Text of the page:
Don’t get caught dirty handed. Get in the habit of coughing and sneezing into your sleeve or elbow and teach your kids to do the same. Cold and flu viruses spread from person to person in spray droplets (sneezing) or when germ carriers cough or sneeze into their hands, then touch, say, the TV remote or the phone. Also be sure to wash your hands often, especially before eating and after using the bathroom, changing a diaper and touching raw meat, poultry, fish or eggs. Handwashing is one of the most effective ways to prevent microbes that cause colds, flu and foodborne illness from entering your body. If soap and water aren’t available, hand sanitizer will do.

Take a breather. Evidence suggests that unmanaged stress sets off a chain of hormonal events that can decrease the activity of natural killer cells, says Gailen Marshall, M.D., Ph.D., director of the division of allergy and immunology at the University of Mississippi Medical Center in Jackson. Runaway stress can also make you susceptible to colds and aggravate chronic conditions such as asthma and allergies. “Recognize your limitations and give yourself permission to have time just for you,” Marshall advises. Schedule in at least 20 minutes of daily down time and find a fun hobby.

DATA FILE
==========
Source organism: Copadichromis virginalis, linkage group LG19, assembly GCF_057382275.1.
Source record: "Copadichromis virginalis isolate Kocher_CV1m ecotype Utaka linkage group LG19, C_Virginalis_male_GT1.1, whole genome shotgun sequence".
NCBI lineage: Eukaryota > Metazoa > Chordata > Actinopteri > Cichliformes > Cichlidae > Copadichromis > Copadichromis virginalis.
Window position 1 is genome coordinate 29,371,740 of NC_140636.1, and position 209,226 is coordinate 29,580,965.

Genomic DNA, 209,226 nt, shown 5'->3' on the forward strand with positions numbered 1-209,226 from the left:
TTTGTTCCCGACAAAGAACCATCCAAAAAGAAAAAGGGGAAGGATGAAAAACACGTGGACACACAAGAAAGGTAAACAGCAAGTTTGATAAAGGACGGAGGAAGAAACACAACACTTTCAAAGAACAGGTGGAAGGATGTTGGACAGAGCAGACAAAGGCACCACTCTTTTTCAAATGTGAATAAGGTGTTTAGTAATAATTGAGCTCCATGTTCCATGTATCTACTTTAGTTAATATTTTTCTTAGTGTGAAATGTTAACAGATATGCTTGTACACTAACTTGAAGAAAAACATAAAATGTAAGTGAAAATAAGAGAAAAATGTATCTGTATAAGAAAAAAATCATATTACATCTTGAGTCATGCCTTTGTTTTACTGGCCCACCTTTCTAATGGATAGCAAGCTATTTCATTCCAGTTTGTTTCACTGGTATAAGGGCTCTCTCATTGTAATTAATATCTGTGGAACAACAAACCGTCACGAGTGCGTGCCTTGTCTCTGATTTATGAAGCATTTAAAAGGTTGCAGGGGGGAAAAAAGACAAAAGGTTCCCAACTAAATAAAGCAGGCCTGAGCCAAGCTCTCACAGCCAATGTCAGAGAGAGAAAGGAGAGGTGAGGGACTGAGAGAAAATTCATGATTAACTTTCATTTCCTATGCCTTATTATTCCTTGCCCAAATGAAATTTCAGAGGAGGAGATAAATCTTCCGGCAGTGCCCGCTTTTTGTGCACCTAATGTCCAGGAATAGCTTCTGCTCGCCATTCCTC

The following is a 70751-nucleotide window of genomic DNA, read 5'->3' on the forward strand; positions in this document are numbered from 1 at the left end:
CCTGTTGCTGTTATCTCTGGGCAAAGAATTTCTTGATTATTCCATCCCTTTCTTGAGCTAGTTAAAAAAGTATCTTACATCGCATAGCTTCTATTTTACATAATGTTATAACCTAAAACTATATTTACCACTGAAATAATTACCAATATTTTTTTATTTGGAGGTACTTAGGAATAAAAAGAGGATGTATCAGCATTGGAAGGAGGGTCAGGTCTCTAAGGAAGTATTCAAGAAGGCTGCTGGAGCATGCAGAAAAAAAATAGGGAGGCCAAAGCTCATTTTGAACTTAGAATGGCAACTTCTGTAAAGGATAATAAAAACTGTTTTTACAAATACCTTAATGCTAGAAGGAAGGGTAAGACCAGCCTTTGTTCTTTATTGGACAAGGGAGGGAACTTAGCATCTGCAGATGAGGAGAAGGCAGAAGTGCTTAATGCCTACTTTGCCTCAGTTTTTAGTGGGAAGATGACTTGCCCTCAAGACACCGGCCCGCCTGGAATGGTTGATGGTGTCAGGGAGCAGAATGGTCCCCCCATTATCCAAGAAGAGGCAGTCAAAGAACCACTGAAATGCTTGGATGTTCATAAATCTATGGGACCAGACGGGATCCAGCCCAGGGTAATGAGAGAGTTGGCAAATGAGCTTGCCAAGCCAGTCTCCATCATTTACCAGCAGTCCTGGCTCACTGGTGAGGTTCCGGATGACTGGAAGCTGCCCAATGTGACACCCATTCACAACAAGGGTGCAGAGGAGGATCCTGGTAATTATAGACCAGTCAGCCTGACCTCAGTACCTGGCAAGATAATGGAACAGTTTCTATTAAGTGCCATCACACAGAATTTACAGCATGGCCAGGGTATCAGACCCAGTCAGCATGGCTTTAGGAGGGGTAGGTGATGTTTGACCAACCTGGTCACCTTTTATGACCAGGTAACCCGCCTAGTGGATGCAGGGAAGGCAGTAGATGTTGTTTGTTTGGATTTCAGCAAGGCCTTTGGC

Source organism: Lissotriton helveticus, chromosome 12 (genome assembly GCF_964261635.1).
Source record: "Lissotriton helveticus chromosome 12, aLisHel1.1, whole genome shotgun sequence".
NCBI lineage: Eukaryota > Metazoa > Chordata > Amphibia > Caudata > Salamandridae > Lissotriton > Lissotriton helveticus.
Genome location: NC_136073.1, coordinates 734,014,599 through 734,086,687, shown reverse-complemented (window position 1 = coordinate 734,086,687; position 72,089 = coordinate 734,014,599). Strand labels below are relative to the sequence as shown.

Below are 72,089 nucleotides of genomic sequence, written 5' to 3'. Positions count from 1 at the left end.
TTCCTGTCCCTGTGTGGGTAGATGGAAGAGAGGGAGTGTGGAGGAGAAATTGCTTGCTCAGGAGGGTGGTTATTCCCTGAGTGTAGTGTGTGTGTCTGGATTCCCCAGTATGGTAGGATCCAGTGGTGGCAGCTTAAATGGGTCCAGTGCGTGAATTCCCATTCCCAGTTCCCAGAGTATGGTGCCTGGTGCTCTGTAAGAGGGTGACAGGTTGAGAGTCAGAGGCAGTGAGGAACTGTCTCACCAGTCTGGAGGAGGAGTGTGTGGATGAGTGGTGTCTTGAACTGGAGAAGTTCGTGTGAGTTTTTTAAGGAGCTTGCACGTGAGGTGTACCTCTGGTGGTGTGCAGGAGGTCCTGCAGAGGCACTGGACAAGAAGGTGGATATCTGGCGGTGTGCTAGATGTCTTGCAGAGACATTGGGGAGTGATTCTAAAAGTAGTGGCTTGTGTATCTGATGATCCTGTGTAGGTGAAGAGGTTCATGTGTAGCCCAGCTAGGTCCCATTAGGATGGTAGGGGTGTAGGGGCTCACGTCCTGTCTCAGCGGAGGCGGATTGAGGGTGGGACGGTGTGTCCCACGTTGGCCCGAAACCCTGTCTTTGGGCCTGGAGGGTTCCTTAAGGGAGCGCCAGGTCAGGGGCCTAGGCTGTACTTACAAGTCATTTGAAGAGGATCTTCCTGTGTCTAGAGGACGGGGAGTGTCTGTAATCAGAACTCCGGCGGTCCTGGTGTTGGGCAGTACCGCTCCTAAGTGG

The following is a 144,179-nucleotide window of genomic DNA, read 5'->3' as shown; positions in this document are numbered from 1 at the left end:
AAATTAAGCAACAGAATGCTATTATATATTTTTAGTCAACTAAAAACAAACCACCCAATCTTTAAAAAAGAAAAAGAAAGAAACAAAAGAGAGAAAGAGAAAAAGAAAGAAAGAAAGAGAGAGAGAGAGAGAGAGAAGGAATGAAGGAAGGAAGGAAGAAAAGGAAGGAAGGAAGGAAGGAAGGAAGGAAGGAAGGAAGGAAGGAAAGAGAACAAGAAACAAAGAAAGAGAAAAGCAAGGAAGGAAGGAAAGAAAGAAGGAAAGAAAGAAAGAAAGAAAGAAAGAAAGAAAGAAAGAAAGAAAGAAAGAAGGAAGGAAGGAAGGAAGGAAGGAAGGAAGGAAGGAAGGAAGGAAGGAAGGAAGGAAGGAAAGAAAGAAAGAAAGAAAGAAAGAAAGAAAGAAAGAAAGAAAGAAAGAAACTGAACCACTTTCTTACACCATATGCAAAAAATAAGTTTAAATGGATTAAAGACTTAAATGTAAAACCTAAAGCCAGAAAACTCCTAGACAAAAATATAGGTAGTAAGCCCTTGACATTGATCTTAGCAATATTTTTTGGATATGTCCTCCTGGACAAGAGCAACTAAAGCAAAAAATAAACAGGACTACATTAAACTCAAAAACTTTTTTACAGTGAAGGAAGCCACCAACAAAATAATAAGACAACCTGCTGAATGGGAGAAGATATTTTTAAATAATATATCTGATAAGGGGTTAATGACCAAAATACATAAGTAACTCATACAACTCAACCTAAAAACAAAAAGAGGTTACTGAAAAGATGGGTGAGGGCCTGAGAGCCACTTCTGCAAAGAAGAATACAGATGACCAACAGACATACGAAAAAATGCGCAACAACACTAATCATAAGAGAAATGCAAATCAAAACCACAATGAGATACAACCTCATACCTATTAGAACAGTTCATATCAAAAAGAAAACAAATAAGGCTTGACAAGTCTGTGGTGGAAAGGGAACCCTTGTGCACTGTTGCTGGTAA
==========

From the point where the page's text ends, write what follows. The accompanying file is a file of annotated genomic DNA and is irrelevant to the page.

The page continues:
Get more zinc. If you feel a cold coming on, try a zinc-based cold remedy, such as Cold-Eeze. “It can help boost your immune system to lessen the duration of a cold and severity of symptoms,” says Bob Stout, a pharmacist in Candia, N.H. Cold-Eeze works by sealing the receptors on cells so that cold viruses can’t enter and replicate. For best results, start the treatment —pop a lozenge or give yourself two spritzes of the oral spray version—within 24 to 48 hours of the onset of symptoms.

Don’t go it alone. Can you name someone who’d help you in a pinch? Do you have a confidante? Answering yes puts you at lower risk for illness, particularly heart disease, says Marty Sullivan, M.D., director of the Healing the Heart Program at the Duke Center For Living in Durham, N.C.

Studies show that people who have a diverse social network (including friends, family, coworkers and others) have greater resistance to colds, too. But don’t just “friend” someone on Facebook. Strengthen your connections by meeting in person occasionally for coffee or a fun night out.